Upon entering the tiny ticket office, I felt as if I had walked back in time. The early 1900s to be precise. Everything about the station was quintessentially British. Beautiful leather suitcases printed with bold black lettering, a bright red post box, checked tablecloths draped across the six tables laid out in the pretty yellow tea room. 1930's advertisements littered the picket fencing that ran across the edge of the platform, and lovely cast iron lamp posts lay dotted alongside. I only wished I'd worn a fur muff and a cloche hat. I heard the steam train before I saw it, clickety-clack and toot-tooting along the track. Billows of smoke rose from beyond the signals and the giant green beauty pulled into sight, more impressive and enchanting than any train I'd ever seen before. People leant out the train windows to watch the station pass them by, but there were no white handkerchiefs in sight, as I might have imagined there would have been around a century ago. The steam billowed around the station, and I pictured the gentlemen opening the doors, ducking as they stepped out onto the platform and holding their hands out for their wives. Closing my eyes for a moment, I could see young ladies' tightly buttoned gloves waving furiously to their beaus, who were looking proud in their uniforms as they set boldly off to war. I took in the sooty smells, the whistle from the guard. I was at once a leading lady in a quaint and romantic old black and white film; I was Laura Jesson in Brief Encounter, listening to the teacups rattle in the bustling railway tea room as the steam train flew by.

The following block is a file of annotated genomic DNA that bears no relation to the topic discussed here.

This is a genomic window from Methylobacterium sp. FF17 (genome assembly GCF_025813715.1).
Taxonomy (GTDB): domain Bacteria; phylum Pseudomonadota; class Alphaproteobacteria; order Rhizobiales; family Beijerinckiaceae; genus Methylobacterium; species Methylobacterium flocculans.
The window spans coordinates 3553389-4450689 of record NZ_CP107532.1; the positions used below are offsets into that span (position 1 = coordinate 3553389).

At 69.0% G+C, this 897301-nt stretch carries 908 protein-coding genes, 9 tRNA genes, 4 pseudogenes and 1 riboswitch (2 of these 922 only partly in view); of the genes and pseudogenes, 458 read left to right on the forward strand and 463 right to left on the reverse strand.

Taken on a sunny Sunday afternoon, in the West of England near Cheltenham. A short trip back in time on the preserved Gloucester Warwickshire Steam Railway.